Mexico witnessed a frightening event at sea. Due to a gas leak, a fire broke out on the ocean’s surface, turning a vast expanse of water into hell and recruiting huge ships to try to smother the flames.
On social networks, the fire was known as ‘Eye of Fire’ (in Portuguese, eye of fire).
Yesterday surprised Mexico with a fire that broke out on the ocean's surface. This resulted from a gas leak from an underwater pipeline and turned a vast expanse of water into a boiling inferno.
Video recordings of the fire show frightening and unbelievable moments. To combat it, three huge ships were called.
🚨 On the fire registered in the waters of the Gulf of Mexico, in the Campeche Sound, a few meters from the Ku-Charly platform (within the Ku Maloob Zaap Integral Production Asset)
Three boats have supported to douse the flames pic.twitter.com/thIOl8PLQo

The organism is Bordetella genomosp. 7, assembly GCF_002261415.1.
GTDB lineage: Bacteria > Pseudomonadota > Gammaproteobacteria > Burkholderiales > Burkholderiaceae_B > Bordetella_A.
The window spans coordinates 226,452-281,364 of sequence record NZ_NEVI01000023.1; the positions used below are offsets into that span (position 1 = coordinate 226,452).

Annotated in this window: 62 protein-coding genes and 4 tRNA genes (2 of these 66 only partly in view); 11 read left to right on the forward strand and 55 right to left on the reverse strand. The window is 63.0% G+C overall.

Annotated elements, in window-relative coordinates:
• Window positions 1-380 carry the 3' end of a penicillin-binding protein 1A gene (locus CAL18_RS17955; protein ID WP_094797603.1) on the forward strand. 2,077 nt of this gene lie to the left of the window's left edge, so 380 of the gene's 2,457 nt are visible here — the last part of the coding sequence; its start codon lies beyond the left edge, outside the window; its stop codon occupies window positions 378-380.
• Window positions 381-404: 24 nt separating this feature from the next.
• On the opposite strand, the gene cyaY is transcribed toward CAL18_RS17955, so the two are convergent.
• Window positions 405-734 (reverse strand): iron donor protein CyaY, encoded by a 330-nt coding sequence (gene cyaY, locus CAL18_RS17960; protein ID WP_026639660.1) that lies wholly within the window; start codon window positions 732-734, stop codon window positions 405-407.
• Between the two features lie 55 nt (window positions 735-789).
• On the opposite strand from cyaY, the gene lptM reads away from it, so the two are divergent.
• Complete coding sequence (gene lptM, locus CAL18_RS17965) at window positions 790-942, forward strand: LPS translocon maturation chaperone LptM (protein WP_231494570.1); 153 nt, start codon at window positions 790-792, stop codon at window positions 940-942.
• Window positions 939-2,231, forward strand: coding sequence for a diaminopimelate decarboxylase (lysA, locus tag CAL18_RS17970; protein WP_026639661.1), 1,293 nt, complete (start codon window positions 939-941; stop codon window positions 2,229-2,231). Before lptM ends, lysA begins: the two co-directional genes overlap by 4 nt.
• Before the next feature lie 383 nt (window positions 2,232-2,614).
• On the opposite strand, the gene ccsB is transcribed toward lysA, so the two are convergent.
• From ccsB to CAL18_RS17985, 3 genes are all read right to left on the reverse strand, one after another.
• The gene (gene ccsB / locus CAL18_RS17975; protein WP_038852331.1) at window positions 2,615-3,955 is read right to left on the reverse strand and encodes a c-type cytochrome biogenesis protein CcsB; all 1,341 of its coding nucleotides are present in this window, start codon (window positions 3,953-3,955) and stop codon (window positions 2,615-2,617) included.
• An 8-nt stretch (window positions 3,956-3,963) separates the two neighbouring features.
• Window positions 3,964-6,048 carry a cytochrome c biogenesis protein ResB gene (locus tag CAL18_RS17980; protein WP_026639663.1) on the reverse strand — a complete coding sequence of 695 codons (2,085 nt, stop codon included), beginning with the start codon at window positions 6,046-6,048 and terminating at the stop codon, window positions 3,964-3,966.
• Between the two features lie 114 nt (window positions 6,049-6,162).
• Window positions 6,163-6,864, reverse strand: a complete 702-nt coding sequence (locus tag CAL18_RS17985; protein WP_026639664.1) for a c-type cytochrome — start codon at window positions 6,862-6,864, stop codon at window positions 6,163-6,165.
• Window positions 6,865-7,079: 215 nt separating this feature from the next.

— Manuel Lopez San Martin (@MLopezSanMartin) July 2, 2021
Fire in the middle of the ocean
The fire occurred near the Yucatan Peninsula, on an offshore oil platform owned by Pemex, a state-owned company. Having exploded at 5:15 am local time, it ignited the waters 150 meters from the platform. More than that, it did not result in any human injuries or deaths, as well as it did not involve any evacuation. The company stated that normal operating conditions were restored at 10:45 local time.
According to the head of Mexico's oil safety regulator, the incident "did not generate any spills". However, it did not reveal what could have caused the fire in the middle of the ocean, nor what exactly was burning.
In turn, an anonymous source told Reuters that "turbo machines at the Ku Maloob Zaap production facilities were affected by an electrical storm and heavy rains." This statement has not yet been confirmed by experts.
Fortunately, the fire does not appear to have had a widespread impact. However, the consequences associated with local species remain unclear.
Still, Pemex has a long history of similar industrial accidents. Over seven years, more than 100 people died as a result of fires and explosions associated with Pemex.